Supreme Court decision could lead to wine delivery in Maryland

The Supreme Court has weighed in on a case that could have a big impact on how and where you buy alcohol.

The justices ruled that a law in Tennessee that limits the sale of liquor licenses to in-state residents violates interstate commerce. Maryland-based Total Wine was barred from doing business in Tennessee because the company wasn't based there. The justices ruled that residency requirements were unconstitutional.

In Maryland, there are laws that restrict who and where you can ship wine from and the 7-2 decision has wine lovers rejoicing. Maryland has residency requirements for all in-state manufacturing and wholesale alcohol permits, and most counties have residency requirements for their retail alcohol licenses.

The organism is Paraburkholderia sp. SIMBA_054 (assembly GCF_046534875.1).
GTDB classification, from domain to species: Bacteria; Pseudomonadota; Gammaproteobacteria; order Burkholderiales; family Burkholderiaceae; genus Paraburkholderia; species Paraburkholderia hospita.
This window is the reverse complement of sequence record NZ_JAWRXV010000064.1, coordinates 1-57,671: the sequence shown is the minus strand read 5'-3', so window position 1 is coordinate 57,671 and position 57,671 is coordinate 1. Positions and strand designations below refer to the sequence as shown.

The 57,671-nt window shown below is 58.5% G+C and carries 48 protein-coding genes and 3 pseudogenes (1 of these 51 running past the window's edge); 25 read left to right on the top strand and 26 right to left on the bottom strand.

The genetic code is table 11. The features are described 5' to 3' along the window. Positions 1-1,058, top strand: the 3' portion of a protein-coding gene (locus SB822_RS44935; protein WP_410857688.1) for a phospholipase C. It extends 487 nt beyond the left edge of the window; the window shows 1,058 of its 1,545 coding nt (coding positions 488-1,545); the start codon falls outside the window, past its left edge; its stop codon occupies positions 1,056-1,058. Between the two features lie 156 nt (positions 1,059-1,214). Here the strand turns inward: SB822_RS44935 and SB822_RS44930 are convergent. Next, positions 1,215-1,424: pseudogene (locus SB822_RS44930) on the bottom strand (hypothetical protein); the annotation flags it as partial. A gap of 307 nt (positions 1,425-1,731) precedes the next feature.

This blocks consumers from buying or shipping wine where they want it or from who they want it from. But with the decision, those requirements are going to have to be withdrawn.

The Supreme Court ruling is the latest in a long line of cases aimed at freeing up the consumer wine and liquor market from heavy-handed government restrictions that not only limit competition among businesses. While many will celebrate the decision, small business owners, like Cork 57 in Bethesda, are not happy.

Cork 57 already has to operate under the Montgomery County government's own department of liquor control, which runs their own county stores, and now if big box companies move into Montgomery County, small businesses like Cork 57 will have to worry about their survival.

"It will hurt a lot of small businesses in Maryland, especially in Montgomery County, and I think a lot of jobs would be lost and, in my personal opinion, this will have a huge impact," Cork 57 owner Fred Namin told FOX 5.